Malaysian Spiral Curry Puff

7:50 PM

As a food enthusiast, I love to explore a country through its cuisine. So every time we plan a travel I do extensive research on what to eat and where to eat. So my joy knew no bound when my husband took up a new job in Singapore.

Singapore can by no means be defined by its tiny size. Rather its the melting pot of various cultures with people coming from all over the World. But the four prominent culture that could be seen in its culture, food and art are the Chinese, Indian (Tamil), Malay and Peranakan or Baba Nyonya.

curry puff at East Coast Park, Singapore

Now this Peranakan cuisine was something that fascinated me. Largely peranakan people are the native-born descendants of the Chinese immigrants (who came to Malay Archipelago including British Malay that is Singapore and Malaysia) of mixed local and foreign ancestry. There are various Peranakan communities Depending on the ancestry, like PEranakan Indian, peranakan Dutch etc but the Chinese form the biggest and most important group of it all. Their women are called Nyonya and the men BAba, following which they are also known as Baba-nyonya. The resultant cuisine that has the mix of both Chinese and local ingredients, techniques and spices are known as Nyonya cuisine. This definitely is a mixed cuisine where Chinese noodles are simmered in a coconut milk broth or Chinese style simple marinated pickles are made spicier using various spices and herbs. 

All over Singapore in the Hawker centres, night markets and restaurants these Nyonya cuisine is very famous. And surprisingly this was the first dish that we tasted first in the city. While returning from the supermarket on the first evening we wanted some snacks and found a roadside vendor frying these Half moon shaped pastries, called curry puff, very similar to our Gujia or Pyaraki. But the layerings on them were beautiful, I knew from my Masterchef Australia watching experience that this spiral texture is a result of two doughs. We loved the spicy chicken and potato stuffed puffs. Later we tasted many varieties of it even in Malaysia but the layered ones had the best crunch and flavour.

So here is my recipe. Exactly the way I watched how the vendor skillfully made it in the Boon Keng HAwker centre. Yes, it's a little time consuming but if you make a big batch you can easily freeze them in ziplock bags for a couple of months.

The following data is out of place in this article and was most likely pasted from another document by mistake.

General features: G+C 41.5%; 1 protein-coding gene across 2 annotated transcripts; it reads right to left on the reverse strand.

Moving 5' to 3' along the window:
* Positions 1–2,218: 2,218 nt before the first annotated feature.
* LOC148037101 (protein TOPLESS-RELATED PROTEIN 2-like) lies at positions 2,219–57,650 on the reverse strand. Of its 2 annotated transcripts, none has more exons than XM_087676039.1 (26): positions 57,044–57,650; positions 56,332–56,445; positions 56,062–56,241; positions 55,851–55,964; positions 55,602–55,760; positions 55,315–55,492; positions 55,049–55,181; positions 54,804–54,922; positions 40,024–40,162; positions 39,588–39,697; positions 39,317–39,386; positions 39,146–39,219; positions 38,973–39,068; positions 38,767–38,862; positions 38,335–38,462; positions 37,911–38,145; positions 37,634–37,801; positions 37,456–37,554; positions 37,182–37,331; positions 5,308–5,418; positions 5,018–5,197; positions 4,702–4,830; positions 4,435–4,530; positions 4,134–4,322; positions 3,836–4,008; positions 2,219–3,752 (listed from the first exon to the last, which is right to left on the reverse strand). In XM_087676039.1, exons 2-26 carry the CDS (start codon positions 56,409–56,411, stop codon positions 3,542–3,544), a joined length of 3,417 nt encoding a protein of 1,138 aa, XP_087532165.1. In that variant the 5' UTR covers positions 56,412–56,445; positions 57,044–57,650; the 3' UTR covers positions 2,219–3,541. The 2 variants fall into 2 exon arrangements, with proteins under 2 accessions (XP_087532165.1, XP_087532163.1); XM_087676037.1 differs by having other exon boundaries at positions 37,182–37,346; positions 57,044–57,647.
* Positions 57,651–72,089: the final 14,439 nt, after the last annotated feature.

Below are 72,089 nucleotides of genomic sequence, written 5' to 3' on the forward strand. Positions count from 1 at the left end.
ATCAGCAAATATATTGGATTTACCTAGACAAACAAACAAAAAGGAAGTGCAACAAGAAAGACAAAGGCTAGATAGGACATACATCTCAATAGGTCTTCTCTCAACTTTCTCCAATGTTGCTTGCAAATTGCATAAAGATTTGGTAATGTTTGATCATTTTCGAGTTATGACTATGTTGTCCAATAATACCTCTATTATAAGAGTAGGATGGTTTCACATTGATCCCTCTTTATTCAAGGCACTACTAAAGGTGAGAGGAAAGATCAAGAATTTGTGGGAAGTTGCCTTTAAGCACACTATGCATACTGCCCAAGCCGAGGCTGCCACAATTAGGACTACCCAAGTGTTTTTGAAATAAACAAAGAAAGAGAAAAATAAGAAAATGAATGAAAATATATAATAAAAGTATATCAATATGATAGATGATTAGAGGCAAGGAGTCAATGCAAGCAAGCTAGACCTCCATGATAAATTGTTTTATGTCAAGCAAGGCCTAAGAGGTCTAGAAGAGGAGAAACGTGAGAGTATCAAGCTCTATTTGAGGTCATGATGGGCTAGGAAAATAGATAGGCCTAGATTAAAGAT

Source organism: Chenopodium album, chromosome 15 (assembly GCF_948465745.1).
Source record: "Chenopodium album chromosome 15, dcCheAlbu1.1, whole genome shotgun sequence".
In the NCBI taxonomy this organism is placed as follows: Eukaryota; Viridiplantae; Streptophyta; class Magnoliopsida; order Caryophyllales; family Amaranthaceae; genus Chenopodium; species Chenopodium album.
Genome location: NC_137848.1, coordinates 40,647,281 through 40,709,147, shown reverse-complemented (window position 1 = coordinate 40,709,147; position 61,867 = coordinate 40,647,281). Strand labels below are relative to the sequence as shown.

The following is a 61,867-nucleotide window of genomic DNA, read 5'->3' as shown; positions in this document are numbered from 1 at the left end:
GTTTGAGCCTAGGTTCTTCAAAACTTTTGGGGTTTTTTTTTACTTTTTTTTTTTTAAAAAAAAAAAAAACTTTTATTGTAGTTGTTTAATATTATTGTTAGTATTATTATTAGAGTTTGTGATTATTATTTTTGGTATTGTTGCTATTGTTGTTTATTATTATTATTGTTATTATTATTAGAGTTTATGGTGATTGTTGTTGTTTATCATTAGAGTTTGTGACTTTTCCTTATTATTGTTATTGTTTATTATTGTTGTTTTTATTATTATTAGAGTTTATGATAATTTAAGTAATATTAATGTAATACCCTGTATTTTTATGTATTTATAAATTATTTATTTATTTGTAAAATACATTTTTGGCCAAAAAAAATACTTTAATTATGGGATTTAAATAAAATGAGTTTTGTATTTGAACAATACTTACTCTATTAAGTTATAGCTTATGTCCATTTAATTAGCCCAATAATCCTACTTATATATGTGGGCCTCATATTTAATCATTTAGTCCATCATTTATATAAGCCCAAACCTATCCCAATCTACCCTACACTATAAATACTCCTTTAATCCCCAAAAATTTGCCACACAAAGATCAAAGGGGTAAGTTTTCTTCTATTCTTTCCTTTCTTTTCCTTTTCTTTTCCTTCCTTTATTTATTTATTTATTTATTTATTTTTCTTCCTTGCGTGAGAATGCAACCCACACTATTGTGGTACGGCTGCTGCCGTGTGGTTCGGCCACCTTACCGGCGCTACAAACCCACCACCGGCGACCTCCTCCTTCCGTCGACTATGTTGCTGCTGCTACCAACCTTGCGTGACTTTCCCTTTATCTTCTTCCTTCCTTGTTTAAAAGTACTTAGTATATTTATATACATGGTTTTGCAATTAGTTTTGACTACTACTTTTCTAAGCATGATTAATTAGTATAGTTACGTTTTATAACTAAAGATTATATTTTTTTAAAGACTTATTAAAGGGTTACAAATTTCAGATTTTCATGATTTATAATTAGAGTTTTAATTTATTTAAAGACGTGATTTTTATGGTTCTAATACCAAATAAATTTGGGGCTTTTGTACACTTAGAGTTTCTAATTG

Chicken and potato Curry puff
(Makes 16 spiral puffs)

The oil dough:
Flour: 2/3 cup
Butter (at room temperature): 21/2 tbsp or 35 gms
Note: I used Amul butter hence no salt was used

The water dough:
All purpose Flour: 11/2 cup
Water as much required to make a tight dough.

The filling:
Chicken breast or thigh meat: chopped in 1/2" cube: 1 cup
Potato: cut in 1 cm cube: 2/3 cup (I used a big potato)
Onion: 1 large: chopped (approx. 1/2 cup)
Ginger -garlic paste: 1 tbsp
Chicken curry powder: 2 tsp (I used Everest brand)
Turmeirc: 1/2 tsp
Salt as per taste
Chili powder: 1 tsp or as per taste
Oil: 2 tbsp

White oil for deep frying

Peel and cut the potatoes in small cubes. Wash, drain and keep aside.
Wash and drain the cubed meats.
Add 2 tbsp water to the curry powder, turmeric and chili powder and make a paste. Keep aside.
Roughly chop the onion and roughly pound the ginger garlic.

Heat 2 tbsp oil in a pan and first fry the potatoes with a pinch of salt till golden. Take out.
In the same oil add the onion and saute for 3-4 minutes till the edges are golden, add ginger garlic paste and cook for 2-3 minutes till the raw smell is gone. Next add the curry paste. Cook on medium till you see oil separating at the sides (approx. 4-5 minutes).
Now add the chicken, salt and potatoes. Lot of water would come out of the chicken, so cook on medium till this dries up and oil starts to bubble up on the sides. Take out and let it cool down completely.

In the meantime, let us make the doughs.

Water dough:
Take the flour in a big bowl and start sprinkling water and knead. once the dough comes together knead it briefly to get a smooth dough. Rest the dough for 20 minutes.

Oil dough:
Take the flour in a big plate and rub the soft room temperature butter in it. It should be flaky in the beginning and then will come together. Make a smooth dough. Rest the dough for 20 minutes.

Making the shells:
Divide both the doughs in 4 equal parts.
Roll out each water dough to a small flat circle and place the oil dough in the centre and gather the edges to enclose it.

Now on a floured surface roll this out to a rectangle of roughly 8"X4".

Roll the dough from the larger side (8" side) like a swiss roll.

Now take the dough and again roll out on the longer side. (follow the picture).

Again roll from the small side and get a thick roll.

Divide the roll into 4 equal parts. Check the cut slices, admire the beautiful rolls in them.

Now flour your surface again and roll each spiral disk into a thin circle. Do not press too much while rolling out or the layers will be fused together.

Making the curry puff:

Once you have rolled one disc fill it with cooled chicken mixture in the centre and fold in half. Seal the edges and fold as shown in the picture or just decorate the edges with by pressing with a fork.

At this stage, you can freeze them by first freezing them for an hour in a single layer on a pan. Then place them in a ziplock bag for upto two months.

To fry heat enough oil on medium-low, and once the oil is hot, place a couple of the curry puffs in the oil and fry gently till they are golden on each side. 

Serve hot with sauce and some drinks of your choice.


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